Business_news North Dakota’s GOP governor grew emotional discussing the partisan divide over face masks, asking residents to ‘dial up your empathy’

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  • President Donald J. Trump delivers remarks Tuesday, May 5, 2020, at Honeywell International Inc. in Phoenix.


    Official White House Photo by Shealah Craighead



    • North Dakota Gov. Doug Burgum, a Republican, appeared to hold back tears when urging his citizens to show “empathy” and wear a face covering when in public.
    • “If someone is wearing a mask, they’re not doing it to represent what political party they’re in or what candidates they support,” he said.
    • President Trump has repeatedly been photographed in public settings without a mask and has said he does not want the media to see him wearing one.
    • Visit business Insider’s homepage for more stories.

North Dakota Gov. Doug Burgum on Friday got emotional when urging his residents to wear a face mask and avoid turning the act into a political battle. 

“I would really love to see in North Dakota that we could just skip this thing that other parts of the nation are going through where they’re creating a divide — either it’s ideological or political or something — around mask versus no mask,” Burgum, a Republican, said at a press conference Friday. 

Burgum called the political debate over whether to wear a facial covering in public a “senseless dividing line,” and he said he was asking his citizens “to try to dial up [their] empathy and understanding.” 

Masks are not presently required in North Dakota. There has been heated debate asall 50 states have begun to relax stay-at-home orders overwhether facial coverings — and particularly theirrequirement in some areas— are necessary particularly among people who believe the COVID-19 pandemic is exaggerated or believe mandated masks are a violation of civil liberties, asThe Associated Pressreported.

During a Friday visit to a Ford manufacturing facility in Michigan, the president was photographed without a mask, though he said he wore one during a tour of the facility but took it offbecause he did not want the media to see him wearing it.Trump similarly saidhe wore a mask “backstage” during a tour of a Honeywell factoryon May 6.  Vice President Mike Pence was alsophotographed without a mask when he visited the Mayo Clinic at the end of April.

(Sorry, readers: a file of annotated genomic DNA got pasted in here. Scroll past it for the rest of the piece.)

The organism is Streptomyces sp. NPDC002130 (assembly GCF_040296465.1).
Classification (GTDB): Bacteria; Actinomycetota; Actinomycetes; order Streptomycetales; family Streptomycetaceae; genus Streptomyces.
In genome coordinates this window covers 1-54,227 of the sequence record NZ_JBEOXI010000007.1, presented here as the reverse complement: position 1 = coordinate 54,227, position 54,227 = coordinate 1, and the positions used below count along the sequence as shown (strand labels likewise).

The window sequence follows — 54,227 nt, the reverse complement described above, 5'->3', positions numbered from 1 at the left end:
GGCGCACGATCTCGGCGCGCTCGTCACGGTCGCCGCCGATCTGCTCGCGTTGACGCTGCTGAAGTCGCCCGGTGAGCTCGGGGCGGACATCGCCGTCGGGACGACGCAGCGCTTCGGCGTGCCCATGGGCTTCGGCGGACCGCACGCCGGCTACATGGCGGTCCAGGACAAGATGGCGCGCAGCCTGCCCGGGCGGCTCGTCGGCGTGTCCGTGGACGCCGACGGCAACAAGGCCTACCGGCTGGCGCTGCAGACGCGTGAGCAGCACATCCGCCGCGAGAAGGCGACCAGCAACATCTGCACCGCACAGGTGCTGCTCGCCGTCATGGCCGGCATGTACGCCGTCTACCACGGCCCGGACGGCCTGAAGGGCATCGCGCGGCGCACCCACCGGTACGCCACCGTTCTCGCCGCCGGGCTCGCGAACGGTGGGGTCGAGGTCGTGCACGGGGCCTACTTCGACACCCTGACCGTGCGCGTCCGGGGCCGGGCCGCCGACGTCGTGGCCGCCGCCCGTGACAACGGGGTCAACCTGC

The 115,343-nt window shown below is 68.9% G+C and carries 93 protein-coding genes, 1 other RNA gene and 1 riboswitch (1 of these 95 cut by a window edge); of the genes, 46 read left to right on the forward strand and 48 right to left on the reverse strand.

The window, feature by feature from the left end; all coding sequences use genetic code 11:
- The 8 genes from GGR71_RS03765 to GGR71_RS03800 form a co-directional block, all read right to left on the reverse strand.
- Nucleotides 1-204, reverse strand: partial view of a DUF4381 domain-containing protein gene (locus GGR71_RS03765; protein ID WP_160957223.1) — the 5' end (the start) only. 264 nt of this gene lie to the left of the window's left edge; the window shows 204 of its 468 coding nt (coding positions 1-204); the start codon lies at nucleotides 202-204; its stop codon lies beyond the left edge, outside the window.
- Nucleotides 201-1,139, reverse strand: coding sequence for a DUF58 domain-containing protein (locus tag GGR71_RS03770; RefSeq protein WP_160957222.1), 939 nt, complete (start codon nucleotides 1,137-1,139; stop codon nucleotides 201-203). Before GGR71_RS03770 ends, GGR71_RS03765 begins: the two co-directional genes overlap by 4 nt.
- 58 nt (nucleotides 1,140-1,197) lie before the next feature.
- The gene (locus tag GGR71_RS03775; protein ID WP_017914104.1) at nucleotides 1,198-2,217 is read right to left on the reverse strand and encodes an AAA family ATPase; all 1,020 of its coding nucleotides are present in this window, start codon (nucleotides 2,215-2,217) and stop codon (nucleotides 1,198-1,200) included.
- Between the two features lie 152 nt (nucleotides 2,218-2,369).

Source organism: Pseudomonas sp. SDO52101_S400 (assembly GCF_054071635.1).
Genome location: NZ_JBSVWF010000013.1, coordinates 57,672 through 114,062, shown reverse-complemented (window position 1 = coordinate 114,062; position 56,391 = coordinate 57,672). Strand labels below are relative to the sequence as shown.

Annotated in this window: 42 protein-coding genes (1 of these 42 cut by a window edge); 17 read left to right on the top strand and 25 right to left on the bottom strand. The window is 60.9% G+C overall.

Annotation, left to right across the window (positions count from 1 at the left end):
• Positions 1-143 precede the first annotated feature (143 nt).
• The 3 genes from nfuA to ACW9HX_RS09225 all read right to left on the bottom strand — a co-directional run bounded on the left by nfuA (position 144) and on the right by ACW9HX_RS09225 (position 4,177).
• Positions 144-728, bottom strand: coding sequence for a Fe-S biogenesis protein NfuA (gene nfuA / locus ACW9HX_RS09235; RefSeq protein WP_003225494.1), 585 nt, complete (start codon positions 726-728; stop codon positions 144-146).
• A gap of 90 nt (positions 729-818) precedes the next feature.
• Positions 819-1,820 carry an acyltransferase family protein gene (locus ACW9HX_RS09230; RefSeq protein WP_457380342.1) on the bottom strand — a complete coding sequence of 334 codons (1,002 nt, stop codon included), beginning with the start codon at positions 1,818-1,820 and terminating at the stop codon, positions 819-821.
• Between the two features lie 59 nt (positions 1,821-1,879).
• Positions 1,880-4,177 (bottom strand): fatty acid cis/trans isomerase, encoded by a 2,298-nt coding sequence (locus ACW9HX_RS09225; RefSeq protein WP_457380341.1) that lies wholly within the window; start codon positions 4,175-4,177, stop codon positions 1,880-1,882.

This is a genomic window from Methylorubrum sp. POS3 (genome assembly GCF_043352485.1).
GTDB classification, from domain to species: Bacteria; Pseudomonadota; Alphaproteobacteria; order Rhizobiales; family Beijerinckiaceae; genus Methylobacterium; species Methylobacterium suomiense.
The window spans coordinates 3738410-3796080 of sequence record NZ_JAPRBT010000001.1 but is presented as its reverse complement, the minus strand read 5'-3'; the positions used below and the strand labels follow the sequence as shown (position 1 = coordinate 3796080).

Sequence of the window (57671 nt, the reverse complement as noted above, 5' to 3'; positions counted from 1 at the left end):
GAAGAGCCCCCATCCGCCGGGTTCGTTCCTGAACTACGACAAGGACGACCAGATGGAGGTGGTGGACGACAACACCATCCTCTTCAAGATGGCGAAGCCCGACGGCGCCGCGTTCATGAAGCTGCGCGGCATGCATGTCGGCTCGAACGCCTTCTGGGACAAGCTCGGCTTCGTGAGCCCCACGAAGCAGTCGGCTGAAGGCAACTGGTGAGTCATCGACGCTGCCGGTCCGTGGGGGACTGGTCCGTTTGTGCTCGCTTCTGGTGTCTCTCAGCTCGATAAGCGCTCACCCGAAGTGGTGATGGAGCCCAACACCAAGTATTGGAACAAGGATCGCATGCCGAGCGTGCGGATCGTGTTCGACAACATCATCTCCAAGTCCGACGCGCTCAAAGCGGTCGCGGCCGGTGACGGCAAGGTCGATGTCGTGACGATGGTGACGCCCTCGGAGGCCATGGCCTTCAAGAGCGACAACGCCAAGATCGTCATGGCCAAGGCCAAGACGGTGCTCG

—The Recount (@therecount)May 22, 2020

The president reportedly fears wearing a face maskwill harm his chances at reelection and make him look ridiculous. 

It hasn’t just been White House leaders stroking divisions surrounding the facial coverings.Missouri Gov. Mike Parson earlier this month defended his decision to go mask-freewhen visiting a thrift store for veterans in Joplin, Missouri. He said he didn’t believe it was the “government’s place” to determine whether residents should wear a face mask in public and it was up to the individual. 

Ohio Gov. Mike DeWine said last month that Ohioans would be required to wear face masks in reopened businesses, though — after protest  —he said it was just a recommendation and that his mandate went “too far.”The US Centers for Disease Control and Preventionrecommended in April that facial coverings be worn in public, though US leaders had earlier said masksshould only be worn by medical professionals or people who test positive for COVID-19.

“If someone is wearing a mask they’re not doing it to represent what political party they’re in or what candidates they support. They might be doing it because they’ve got a 5-year-old child who’s going through cancer treatments,” Burgum said, as his voice began to shake and he took a brief pause. 

“They might have vulnerable adults who currently have COVID and are fighting,” he added. “So again I would love to see our state as part of being ‘North Dakota Smart‘ also be North Dakota kind, North Dakota empathetic.” 


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